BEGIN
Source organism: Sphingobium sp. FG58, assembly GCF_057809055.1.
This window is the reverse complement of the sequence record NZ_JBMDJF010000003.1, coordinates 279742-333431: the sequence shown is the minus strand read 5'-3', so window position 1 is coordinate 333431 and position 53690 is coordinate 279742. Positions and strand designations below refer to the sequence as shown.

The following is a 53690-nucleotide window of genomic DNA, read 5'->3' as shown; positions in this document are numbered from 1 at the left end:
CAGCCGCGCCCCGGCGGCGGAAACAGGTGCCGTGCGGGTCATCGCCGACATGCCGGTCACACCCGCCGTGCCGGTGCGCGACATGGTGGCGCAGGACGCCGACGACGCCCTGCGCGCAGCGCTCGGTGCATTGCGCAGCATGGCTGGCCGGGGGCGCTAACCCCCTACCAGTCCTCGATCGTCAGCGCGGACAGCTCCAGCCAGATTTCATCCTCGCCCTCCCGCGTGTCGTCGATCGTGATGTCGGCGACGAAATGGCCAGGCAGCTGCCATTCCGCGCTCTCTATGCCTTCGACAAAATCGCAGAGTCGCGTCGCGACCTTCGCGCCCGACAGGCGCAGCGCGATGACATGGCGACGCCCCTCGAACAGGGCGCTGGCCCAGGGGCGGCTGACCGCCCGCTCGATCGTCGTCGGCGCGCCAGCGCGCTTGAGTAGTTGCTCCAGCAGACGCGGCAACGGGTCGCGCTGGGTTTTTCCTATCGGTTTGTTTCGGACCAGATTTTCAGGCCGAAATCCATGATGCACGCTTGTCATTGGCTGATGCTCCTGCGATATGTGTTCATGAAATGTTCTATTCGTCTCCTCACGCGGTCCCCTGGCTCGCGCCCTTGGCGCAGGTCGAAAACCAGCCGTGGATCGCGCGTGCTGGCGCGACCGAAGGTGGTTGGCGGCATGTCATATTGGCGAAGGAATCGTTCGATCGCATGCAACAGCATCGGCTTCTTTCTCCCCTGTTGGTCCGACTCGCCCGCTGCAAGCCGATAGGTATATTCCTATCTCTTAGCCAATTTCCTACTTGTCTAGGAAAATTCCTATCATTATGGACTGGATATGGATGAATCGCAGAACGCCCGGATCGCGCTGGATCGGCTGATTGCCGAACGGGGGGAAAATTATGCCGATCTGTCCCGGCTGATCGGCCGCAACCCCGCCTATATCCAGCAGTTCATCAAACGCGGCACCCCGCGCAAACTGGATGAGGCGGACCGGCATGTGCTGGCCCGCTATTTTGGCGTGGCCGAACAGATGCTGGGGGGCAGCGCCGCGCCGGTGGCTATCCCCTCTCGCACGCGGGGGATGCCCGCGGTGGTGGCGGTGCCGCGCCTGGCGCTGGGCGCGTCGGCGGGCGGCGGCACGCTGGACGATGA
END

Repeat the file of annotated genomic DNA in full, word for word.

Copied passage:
Source organism: Sphingobium sp. FG58, assembly GCF_057809055.1.
This window is the reverse complement of the sequence record NZ_JBMDJF010000003.1, coordinates 279742-333431: the sequence shown is the minus strand read 5'-3', so window position 1 is coordinate 333431 and position 53690 is coordinate 279742. Positions and strand designations below refer to the sequence as shown.

The following is a 53690-nucleotide window of genomic DNA, read 5'->3' as shown; positions in this document are numbered from 1 at the left end:
CAGCCGCGCCCCGGCGGCGGAAACAGGTGCCGTGCGGGTCATCGCCGACATGCCGGTCACACCCGCCGTGCCGGTGCGCGACATGGTGGCGCAGGACGCCGACGACGCCCTGCGCGCAGCGCTCGGTGCATTGCGCAGCATGGCTGGCCGGGGGCGCTAACCCCCTACCAGTCCTCGATCGTCAGCGCGGACAGCTCCAGCCAGATTTCATCCTCGCCCTCCCGCGTGTCGTCGATCGTGATGTCGGCGACGAAATGGCCAGGCAGCTGCCATTCCGCGCTCTCTATGCCTTCGACAAAATCGCAGAGTCGCGTCGCGACCTTCGCGCCCGACAGGCGCAGCGCGATGACATGGCGACGCCCCTCGAACAGGGCGCTGGCCCAGGGGCGGCTGACCGCCCGCTCGATCGTCGTCGGCGCGCCAGCGCGCTTGAGTAGTTGCTCCAGCAGACGCGGCAACGGGTCGCGCTGGGTTTTTCCTATCGGTTTGTTTCGGACCAGATTTTCAGGCCGAAATCCATGATGCACGCTTGTCATTGGCTGATGCTCCTGCGATATGTGTTCATGAAATGTTCTATTCGTCTCCTCACGCGGTCCCCTGGCTCGCGCCCTTGGCGCAGGTCGAAAACCAGCCGTGGATCGCGCGTGCTGGCGCGACCGAAGGTGGTTGGCGGCATGTCATATTGGCGAAGGAATCGTTCGATCGCATGCAACAGCATCGGCTTCTTTCTCCCCTGTTGGTCCGACTCGCCCGCTGCAAGCCGATAGGTATATTCCTATCTCTTAGCCAATTTCCTACTTGTCTAGGAAAATTCCTATCATTATGGACTGGATATGGATGAATCGCAGAACGCCCGGATCGCGCTGGATCGGCTGATTGCCGAACGGGGGGAAAATTATGCCGATCTGTCCCGGCTGATCGGCCGCAACCCCGCCTATATCCAGCAGTTCATCAAACGCGGCACCCCGCGCAAACTGGATGAGGCGGACCGGCATGTGCTGGCCCGCTATTTTGGCGTGGCCGAACAGATGCTGGGGGGCAGCGCCGCGCCGGTGGCTATCCCCTCTCGCACGCGGGGGATGCCCGCGGTGGTGGCGGTGCCGCGCCTGGCGCTGGGCGCGTCGGCGGGCGGCGGCACGCTGGACGATGA